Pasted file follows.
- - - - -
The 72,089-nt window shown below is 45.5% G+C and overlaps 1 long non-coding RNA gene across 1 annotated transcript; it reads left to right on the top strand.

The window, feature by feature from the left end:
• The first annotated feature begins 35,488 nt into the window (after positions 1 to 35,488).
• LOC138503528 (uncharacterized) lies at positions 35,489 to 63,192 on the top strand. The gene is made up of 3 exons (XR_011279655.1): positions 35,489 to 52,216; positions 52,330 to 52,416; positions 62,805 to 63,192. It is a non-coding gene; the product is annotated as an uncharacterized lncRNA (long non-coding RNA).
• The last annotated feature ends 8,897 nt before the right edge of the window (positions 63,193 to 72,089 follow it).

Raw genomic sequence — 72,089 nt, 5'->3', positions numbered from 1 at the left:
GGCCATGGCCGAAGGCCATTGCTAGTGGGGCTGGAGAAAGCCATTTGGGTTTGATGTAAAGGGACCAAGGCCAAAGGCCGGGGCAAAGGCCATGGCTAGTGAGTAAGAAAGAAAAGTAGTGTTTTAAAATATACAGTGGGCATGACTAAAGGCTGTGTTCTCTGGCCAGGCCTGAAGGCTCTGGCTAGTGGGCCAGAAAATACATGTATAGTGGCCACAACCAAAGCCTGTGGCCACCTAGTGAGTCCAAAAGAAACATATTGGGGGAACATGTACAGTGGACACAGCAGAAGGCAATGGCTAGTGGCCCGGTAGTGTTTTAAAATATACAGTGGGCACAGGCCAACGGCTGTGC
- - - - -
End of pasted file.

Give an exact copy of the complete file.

The 72,089-nt window shown below is 45.5% G+C and overlaps 1 long non-coding RNA gene across 1 annotated transcript; it reads left to right on the top strand.

The window, feature by feature from the left end:
• The first annotated feature begins 35,488 nt into the window (after positions 1 to 35,488).
• LOC138503528 (uncharacterized) lies at positions 35,489 to 63,192 on the top strand. The gene is made up of 3 exons (XR_011279655.1): positions 35,489 to 52,216; positions 52,330 to 52,416; positions 62,805 to 63,192. It is a non-coding gene; the product is annotated as an uncharacterized lncRNA (long non-coding RNA).
• The last annotated feature ends 8,897 nt before the right edge of the window (positions 63,193 to 72,089 follow it).

Raw genomic sequence — 72,089 nt, 5'->3', positions numbered from 1 at the left:
GGCCATGGCCGAAGGCCATTGCTAGTGGGGCTGGAGAAAGCCATTTGGGTTTGATGTAAAGGGACCAAGGCCAAAGGCCGGGGCAAAGGCCATGGCTAGTGAGTAAGAAAGAAAAGTAGTGTTTTAAAATATACAGTGGGCATGACTAAAGGCTGTGTTCTCTGGCCAGGCCTGAAGGCTCTGGCTAGTGGGCCAGAAAATACATGTATAGTGGCCACAACCAAAGCCTGTGGCCACCTAGTGAGTCCAAAAGAAACATATTGGGGGAACATGTACAGTGGACACAGCAGAAGGCAATGGCTAGTGGCCCGGTAGTGTTTTAAAATATACAGTGGGCACAGGCCAACGGCTGTGC